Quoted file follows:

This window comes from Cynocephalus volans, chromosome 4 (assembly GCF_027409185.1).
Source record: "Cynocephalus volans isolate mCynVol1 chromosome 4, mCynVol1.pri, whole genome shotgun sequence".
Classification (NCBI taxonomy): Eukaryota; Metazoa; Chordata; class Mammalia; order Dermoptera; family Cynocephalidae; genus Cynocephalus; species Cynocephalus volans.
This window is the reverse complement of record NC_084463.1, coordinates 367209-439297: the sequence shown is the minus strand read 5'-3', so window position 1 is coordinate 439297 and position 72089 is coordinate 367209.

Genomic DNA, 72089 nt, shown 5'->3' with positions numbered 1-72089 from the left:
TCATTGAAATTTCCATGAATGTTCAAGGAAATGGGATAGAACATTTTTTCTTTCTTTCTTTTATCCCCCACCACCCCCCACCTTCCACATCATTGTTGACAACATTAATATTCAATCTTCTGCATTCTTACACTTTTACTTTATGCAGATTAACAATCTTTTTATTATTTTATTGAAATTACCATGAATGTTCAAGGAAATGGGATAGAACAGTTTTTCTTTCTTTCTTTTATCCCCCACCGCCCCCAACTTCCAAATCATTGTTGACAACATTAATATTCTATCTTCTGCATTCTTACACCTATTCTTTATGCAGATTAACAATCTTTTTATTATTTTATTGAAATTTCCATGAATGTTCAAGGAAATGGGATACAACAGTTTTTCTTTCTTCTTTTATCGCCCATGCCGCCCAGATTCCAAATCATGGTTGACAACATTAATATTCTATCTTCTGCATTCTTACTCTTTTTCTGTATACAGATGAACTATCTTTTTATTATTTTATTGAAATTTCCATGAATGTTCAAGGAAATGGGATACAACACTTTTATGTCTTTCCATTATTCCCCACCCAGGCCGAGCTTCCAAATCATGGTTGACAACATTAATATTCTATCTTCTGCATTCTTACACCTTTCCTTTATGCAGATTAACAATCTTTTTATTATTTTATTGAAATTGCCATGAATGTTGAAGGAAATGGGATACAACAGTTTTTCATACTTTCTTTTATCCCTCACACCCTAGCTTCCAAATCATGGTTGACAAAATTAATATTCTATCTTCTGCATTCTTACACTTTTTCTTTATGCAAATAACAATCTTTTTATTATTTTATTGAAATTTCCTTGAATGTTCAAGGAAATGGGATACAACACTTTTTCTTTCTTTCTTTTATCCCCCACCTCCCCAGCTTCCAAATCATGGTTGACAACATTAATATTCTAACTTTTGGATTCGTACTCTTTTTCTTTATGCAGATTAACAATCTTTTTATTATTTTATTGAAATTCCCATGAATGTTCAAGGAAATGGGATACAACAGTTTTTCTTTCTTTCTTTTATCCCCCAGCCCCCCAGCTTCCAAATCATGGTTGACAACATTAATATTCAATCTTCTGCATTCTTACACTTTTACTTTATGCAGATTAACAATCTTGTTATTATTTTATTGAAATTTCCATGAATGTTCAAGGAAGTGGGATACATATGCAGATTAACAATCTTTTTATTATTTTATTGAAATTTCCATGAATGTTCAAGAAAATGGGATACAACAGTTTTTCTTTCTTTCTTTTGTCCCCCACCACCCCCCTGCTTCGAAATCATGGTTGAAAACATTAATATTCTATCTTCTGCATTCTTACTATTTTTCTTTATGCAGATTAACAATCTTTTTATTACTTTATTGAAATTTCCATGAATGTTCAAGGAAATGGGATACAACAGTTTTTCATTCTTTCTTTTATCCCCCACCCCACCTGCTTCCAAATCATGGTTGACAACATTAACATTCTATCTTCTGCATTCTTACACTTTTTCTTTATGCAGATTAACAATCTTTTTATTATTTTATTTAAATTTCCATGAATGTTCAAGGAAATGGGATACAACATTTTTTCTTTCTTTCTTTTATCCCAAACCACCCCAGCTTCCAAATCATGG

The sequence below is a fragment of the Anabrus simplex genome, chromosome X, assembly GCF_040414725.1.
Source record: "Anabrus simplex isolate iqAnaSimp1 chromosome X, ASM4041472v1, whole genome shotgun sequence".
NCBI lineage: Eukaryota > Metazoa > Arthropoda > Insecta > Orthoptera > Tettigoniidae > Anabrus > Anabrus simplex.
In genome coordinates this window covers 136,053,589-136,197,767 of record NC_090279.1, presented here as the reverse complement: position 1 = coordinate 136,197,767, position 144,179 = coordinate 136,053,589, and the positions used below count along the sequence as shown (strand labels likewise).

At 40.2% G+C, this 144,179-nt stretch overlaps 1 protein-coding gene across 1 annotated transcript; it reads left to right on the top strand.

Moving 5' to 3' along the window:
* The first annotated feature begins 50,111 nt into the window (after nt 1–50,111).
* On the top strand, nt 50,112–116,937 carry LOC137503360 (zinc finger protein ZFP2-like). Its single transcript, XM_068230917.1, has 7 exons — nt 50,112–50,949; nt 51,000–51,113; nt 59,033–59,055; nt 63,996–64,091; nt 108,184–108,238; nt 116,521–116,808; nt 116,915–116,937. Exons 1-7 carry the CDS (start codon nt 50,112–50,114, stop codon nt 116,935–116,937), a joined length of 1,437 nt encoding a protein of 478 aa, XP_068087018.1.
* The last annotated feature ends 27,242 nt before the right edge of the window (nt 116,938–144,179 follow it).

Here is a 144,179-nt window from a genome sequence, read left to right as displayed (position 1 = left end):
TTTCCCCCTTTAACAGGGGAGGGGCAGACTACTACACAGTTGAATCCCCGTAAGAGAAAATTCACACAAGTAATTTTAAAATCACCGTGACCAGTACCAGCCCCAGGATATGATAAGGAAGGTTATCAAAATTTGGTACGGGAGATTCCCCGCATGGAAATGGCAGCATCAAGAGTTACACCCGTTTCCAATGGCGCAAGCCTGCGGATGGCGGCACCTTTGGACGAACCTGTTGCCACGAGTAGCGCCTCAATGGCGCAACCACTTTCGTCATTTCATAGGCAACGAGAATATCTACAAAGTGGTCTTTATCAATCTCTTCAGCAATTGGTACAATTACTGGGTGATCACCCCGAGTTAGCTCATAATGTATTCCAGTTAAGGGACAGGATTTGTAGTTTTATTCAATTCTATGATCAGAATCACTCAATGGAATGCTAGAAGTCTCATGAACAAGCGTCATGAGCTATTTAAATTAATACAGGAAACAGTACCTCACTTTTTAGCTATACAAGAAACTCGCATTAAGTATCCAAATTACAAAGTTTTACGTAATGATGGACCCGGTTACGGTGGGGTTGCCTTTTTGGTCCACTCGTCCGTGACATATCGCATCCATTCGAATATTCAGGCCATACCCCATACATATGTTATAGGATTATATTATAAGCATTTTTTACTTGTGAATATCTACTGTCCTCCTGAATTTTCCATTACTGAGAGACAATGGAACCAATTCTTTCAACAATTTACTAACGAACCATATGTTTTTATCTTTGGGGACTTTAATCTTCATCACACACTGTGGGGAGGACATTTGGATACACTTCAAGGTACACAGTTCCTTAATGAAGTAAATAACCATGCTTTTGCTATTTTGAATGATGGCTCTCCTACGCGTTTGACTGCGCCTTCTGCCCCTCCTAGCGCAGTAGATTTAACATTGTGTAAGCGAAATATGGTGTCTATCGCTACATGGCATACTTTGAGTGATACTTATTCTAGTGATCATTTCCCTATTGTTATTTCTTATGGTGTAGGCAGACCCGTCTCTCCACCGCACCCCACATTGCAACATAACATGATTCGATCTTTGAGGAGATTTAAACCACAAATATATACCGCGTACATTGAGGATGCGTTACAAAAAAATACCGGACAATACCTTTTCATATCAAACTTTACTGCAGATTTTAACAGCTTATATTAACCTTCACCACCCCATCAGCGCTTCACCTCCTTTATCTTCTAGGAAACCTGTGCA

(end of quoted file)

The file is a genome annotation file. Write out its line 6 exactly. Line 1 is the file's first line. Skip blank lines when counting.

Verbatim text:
TCATTGAAATTTCCATGAATGTTCAAGGAAATGGGATAGAACATTTTTTCTTTCTTTCTTTTATCCCCCACCACCCCCCACCTTCCACATCATTGTTGACAACATTAATATTCAATCTTCTGCATTCTTACACTTTTACTTTATGCAGATTAACAATCTTTTTATTATTTTATTGAAATTACCATGAATGTTCAAGGAAATGGGATAGAACAGTTTTTCTTTCTTTCTTTTATCCCCCACCGCCCCCAACTTCCAAATCATTGTTGACAACATTAATATTCTATCTTCTGCATTCTTACACCTATTCTTTATGCAGATTAACAATCTTTTTATTATTTTATTGAAATTTCCATGAATGTTCAAGGAAATGGGATACAACAGTTTTTCTTTCTTCTTTTATCGCCCATGCCGCCCAGATTCCAAATCATGGTTGACAACATTAATATTCTATCTTCTGCATTCTTACTCTTTTTCTGTATACAGATGAACTATCTTTTTATTATTTTATTGAAATTTCCATGAATGTTCAAGGAAATGGGATACAACACTTTTATGTCTTTCCATTATTCCCCACCCAGGCCGAGCTTCCAAATCATGGTTGACAACATTAATATTCTATCTTCTGCATTCTTACACCTTTCCTTTATGCAGATTAACAATCTTTTTATTATTTTATTGAAATTGCCATGAATGTTGAAGGAAATGGGATACAACAGTTTTTCATACTTTCTTTTATCCCTCACACCCTAGCTTCCAAATCATGGTTGACAAAATTAATATTCTATCTTCTGCATTCTTACACTTTTTCTTTATGCAAATAACAATCTTTTTATTATTTTATTGAAATTTCCTTGAATGTTCAAGGAAATGGGATACAACACTTTTTCTTTCTTTCTTTTATCCCCCACCTCCCCAGCTTCCAAATCATGGTTGACAACATTAATATTCTAACTTTTGGATTCGTACTCTTTTTCTTTATGCAGATTAACAATCTTTTTATTATTTTATTGAAATTCCCATGAATGTTCAAGGAAATGGGATACAACAGTTTTTCTTTCTTTCTTTTATCCCCCAGCCCCCCAGCTTCCAAATCATGGTTGACAACATTAATATTCAATCTTCTGCATTCTTACACTTTTACTTTATGCAGATTAACAATCTTGTTATTATTTTATTGAAATTTCCATGAATGTTCAAGGAAGTGGGATACATATGCAGATTAACAATCTTTTTATTATTTTATTGAAATTTCCATGAATGTTCAAGAAAATGGGATACAACAGTTTTTCTTTCTTTCTTTTGTCCCCCACCACCCCCCTGCTTCGAAATCATGGTTGAAAACATTAATATTCTATCTTCTGCATTCTTACTATTTTTCTTTATGCAGATTAACAATCTTTTTATTACTTTATTGAAATTTCCATGAATGTTCAAGGAAATGGGATACAACAGTTTTTCATTCTTTCTTTTATCCCCCACCCCACCTGCTTCCAAATCATGGTTGACAACATTAACATTCTATCTTCTGCATTCTTACACTTTTTCTTTATGCAGATTAACAATCTTTTTATTATTTTATTTAAATTTCCATGAATGTTCAAGGAAATGGGATACAACATTTTTTCTTTCTTTCTTTTATCCCAAACCACCCCAGCTTCCAAATCATGG